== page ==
Some Good news for 2013

by Chris M

I’ve just been trawling through some amendments to the law as part of a necessary evil known as CPD training for the year, and just came across a little amendment to the Public Order Act which I didn’t spot when it was tabled, but like the sound of the more I think about it. Taken together with a recent High Court decision about how magistrates should approach claims of an individual that they were ‘harassed alarmed or distressed’ I am happy to say this year is a definite upturn for the issue of robust free speech so I’ll put it up here.

First. The Act.

As it previously stood, section 5 of the Public Order Act made it a crime whilst in public to utter threatening abusive or insulting words within the hearing of anyone likely to be caused harassment alarm or distress thereby. An aggravated form (punishable by imprisonment) made it likewise criminal to do so in circumstances of ‘racial aggravation’.

The amendment is slight in form. It has merely deleted the word ‘Insulting’ from the offence.

That is extremely good news for street debate. Previously, free speech has been very much the hostage of any hearer who could claim he had felt insulted by a remark made and was distressed by it. If it contained ANY remark particular to race etc the utterer was even potentially looking forward to a prison sentence for it, but this deletion has at a stroke removed the capacity of any grievance monger who is spoken to in a manner he or she finds ‘insulting’ to criminalise the utterer thereby. If the words or behaviour are threatening or abusive, and IF they are alarmed or harassed by it,(see below), that would still amount to an offence, and personally I see no problem in that.  But from now on if someone happens to say something that another doesn’t want to hear or like the sound of, the other cannot criminalise them for saying it on grounds they feel it to be ‘an insult ‘ to whatever they feel it affronts. This can only be a good thing for robust honest debate.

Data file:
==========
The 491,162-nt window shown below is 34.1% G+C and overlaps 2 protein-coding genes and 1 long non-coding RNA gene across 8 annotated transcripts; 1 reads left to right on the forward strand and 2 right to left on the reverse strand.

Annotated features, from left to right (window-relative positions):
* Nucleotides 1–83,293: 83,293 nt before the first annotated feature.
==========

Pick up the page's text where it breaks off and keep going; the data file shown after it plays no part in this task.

Likewise, a recent case highlighted the duty of a court to carefully examine a claim on the part of anyone claiming themselves to be a victim of such a calumny that they were in fact caused the distress they claim. That case involved the assertion of a long serving Police Officer that he was distressed by in effect being told to eff off by a cheeky kid. The High Court judgement in thinly minced terms told the good officer to grow a pair, and likewise told the local magistrates to use their own common sense in judging such a claim, which they dismissed out of hand.

So. Last year engaging debate was a minefield for want of such spurious claims and the fear that one might be taken to have uttered something found to be ‘insulting’.

This year it isn’t a crime under section 5 to make mere ‘insult’ to anything or anyone per se, so thankfully we will all just have to grow up and learn to take that as part of the tumult of public life; furthermore, any grievance monger who claims to be harassed alarmed or distressed by anything he has heard will NOT be guaranteed the kowtowing acceptance of the courts of the fact of his poor upset psyche.

I’m quietly encouraged by that.

One response to “Some Good news for 2013

  1. The decline of freedom of speech in this country has been tragic – any correction of this decline is indeed to be welcomed, but the situation remains dire.

    As for “fighting words” (still talked about in some American courts – but not so much so here in England and Wales) – an insult (say someone said something repulsive about your mother), the old Common Law did not regard such words as a (although we could get into the conduct likely to lead to a breach of the peace thing), but it did mean a mitigating factor if you replied to “fighting words” with a punch in the face.

    “You should not have punched him – but he did say ………., so we will let you off this time lad”.